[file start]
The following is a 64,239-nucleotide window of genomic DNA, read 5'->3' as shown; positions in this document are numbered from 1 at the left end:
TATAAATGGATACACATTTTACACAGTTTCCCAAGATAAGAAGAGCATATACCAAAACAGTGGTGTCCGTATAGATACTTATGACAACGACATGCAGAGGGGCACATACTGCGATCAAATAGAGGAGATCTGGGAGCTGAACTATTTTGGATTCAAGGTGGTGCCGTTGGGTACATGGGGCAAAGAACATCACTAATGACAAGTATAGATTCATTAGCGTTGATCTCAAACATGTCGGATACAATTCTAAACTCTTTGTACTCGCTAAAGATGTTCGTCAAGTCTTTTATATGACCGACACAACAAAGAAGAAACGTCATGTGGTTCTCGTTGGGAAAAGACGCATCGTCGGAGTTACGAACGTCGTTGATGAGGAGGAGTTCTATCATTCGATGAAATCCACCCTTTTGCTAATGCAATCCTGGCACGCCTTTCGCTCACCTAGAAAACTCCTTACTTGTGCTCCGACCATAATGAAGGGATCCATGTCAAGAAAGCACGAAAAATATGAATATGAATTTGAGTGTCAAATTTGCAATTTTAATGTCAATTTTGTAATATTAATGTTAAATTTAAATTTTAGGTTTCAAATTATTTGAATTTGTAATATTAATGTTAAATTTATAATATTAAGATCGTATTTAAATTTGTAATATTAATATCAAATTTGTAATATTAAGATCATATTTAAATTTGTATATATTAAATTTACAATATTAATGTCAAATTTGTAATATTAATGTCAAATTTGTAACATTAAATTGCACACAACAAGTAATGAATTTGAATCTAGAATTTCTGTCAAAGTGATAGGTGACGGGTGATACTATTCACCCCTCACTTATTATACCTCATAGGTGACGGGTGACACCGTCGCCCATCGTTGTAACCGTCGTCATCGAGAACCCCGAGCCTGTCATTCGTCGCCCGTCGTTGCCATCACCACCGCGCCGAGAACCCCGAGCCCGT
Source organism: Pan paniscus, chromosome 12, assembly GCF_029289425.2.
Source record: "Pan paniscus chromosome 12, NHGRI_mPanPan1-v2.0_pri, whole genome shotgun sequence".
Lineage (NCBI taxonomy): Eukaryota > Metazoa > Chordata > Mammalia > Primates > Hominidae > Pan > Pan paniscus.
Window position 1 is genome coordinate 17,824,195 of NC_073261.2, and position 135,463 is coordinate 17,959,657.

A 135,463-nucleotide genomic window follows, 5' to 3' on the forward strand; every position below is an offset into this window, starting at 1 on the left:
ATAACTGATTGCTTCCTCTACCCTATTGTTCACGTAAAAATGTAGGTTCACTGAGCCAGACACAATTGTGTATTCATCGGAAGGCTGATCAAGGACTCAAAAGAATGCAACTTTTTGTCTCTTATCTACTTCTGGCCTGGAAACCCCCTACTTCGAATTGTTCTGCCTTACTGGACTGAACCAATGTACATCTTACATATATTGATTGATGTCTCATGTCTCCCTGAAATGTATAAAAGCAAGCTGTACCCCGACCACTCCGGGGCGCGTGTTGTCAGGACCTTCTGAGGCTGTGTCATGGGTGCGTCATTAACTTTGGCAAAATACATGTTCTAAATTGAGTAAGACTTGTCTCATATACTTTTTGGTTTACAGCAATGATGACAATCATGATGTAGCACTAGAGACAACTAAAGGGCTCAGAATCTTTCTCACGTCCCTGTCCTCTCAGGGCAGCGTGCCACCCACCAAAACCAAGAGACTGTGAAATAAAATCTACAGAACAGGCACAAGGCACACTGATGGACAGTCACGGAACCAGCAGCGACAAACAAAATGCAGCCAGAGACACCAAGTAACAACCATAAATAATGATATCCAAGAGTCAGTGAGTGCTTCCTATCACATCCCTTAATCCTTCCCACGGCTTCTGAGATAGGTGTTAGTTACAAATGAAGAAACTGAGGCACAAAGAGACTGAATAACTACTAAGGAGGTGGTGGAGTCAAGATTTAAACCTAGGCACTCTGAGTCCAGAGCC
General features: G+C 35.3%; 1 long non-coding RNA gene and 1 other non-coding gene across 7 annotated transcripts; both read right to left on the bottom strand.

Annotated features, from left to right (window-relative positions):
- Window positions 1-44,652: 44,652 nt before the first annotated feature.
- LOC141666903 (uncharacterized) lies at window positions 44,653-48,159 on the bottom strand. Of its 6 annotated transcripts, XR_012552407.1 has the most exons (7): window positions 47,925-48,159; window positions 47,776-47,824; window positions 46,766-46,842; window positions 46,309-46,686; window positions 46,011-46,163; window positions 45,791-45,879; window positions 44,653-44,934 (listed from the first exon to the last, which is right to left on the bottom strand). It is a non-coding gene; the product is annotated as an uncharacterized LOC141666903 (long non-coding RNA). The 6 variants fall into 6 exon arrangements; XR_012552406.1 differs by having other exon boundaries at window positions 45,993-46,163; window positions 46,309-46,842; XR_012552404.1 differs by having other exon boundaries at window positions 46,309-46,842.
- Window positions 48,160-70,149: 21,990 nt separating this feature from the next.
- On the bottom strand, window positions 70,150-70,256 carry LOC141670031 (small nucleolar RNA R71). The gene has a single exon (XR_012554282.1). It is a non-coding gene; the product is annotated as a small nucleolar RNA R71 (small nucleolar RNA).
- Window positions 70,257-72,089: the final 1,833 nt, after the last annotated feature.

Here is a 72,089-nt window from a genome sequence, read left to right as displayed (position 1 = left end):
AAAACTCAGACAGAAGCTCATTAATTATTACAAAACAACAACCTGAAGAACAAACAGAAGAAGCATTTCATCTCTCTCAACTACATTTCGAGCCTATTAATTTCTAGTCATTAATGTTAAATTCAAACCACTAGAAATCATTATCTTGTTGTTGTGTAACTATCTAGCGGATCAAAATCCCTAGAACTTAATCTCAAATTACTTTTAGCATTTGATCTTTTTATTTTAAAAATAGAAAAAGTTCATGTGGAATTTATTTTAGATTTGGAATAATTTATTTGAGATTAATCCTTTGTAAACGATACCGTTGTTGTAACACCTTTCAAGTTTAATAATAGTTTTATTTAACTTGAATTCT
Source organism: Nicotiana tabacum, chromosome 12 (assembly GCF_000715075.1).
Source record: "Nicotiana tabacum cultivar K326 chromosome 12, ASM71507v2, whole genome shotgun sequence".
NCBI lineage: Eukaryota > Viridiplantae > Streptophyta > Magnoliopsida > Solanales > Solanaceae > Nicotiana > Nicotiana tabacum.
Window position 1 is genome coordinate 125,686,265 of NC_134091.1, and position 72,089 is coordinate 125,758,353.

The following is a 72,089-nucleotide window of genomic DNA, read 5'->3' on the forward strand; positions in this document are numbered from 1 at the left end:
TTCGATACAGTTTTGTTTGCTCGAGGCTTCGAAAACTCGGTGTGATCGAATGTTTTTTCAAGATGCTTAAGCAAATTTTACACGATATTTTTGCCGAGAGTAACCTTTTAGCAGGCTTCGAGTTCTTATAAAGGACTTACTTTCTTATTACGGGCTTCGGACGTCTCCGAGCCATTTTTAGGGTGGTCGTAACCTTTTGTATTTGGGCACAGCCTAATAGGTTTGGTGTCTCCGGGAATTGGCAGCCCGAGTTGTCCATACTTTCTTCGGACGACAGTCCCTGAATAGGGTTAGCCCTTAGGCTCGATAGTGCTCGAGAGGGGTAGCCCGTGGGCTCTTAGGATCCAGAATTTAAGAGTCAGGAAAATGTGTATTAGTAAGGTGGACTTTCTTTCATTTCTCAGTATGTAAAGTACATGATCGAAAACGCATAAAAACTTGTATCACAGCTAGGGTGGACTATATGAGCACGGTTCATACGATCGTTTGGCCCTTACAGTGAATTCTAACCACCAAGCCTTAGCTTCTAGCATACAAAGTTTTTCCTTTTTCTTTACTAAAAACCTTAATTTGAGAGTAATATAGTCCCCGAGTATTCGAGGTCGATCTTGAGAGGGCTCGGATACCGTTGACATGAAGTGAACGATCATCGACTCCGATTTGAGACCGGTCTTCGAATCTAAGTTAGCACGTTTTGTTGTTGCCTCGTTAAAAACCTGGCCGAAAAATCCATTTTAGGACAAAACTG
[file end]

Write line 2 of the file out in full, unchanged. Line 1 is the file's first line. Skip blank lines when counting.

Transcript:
TATAAATGGATACACATTTTACACAGTTTCCCAAGATAAGAAGAGCATATACCAAAACAGTGGTGTCCGTATAGATACTTATGACAACGACATGCAGAGGGGCACATACTGCGATCAAATAGAGGAGATCTGGGAGCTGAACTATTTTGGATTCAAGGTGGTGCCGTTGGGTACATGGGGCAAAGAACATCACTAATGACAAGTATAGATTCATTAGCGTTGATCTCAAACATGTCGGATACAATTCTAAACTCTTTGTACTCGCTAAAGATGTTCGTCAAGTCTTTTATATGACCGACACAACAAAGAAGAAACGTCATGTGGTTCTCGTTGGGAAAAGACGCATCGTCGGAGTTACGAACGTCGTTGATGAGGAGGAGTTCTATCATTCGATGAAATCCACCCTTTTGCTAATGCAATCCTGGCACGCCTTTCGCTCACCTAGAAAACTCCTTACTTGTGCTCCGACCATAATGAAGGGATCCATGTCAAGAAAGCACGAAAAATATGAATATGAATTTGAGTGTCAAATTTGCAATTTTAATGTCAATTTTGTAATATTAATGTTAAATTTAAATTTTAGGTTTCAAATTATTTGAATTTGTAATATTAATGTTAAATTTATAATATTAAGATCGTATTTAAATTTGTAATATTAATATCAAATTTGTAATATTAAGATCATATTTAAATTTGTATATATTAAATTTACAATATTAATGTCAAATTTGTAATATTAATGTCAAATTTGTAACATTAAATTGCACACAACAAGTAATGAATTTGAATCTAGAATTTCTGTCAAAGTGATAGGTGACGGGTGATACTATTCACCCCTCACTTATTATACCTCATAGGTGACGGGTGACACCGTCGCCCATCGTTGTAACCGTCGTCATCGAGAACCCCGAGCCTGTCATTCGTCGCCCGTCGTTGCCATCACCACCGCGCCGAGAACCCCGAGCCCGT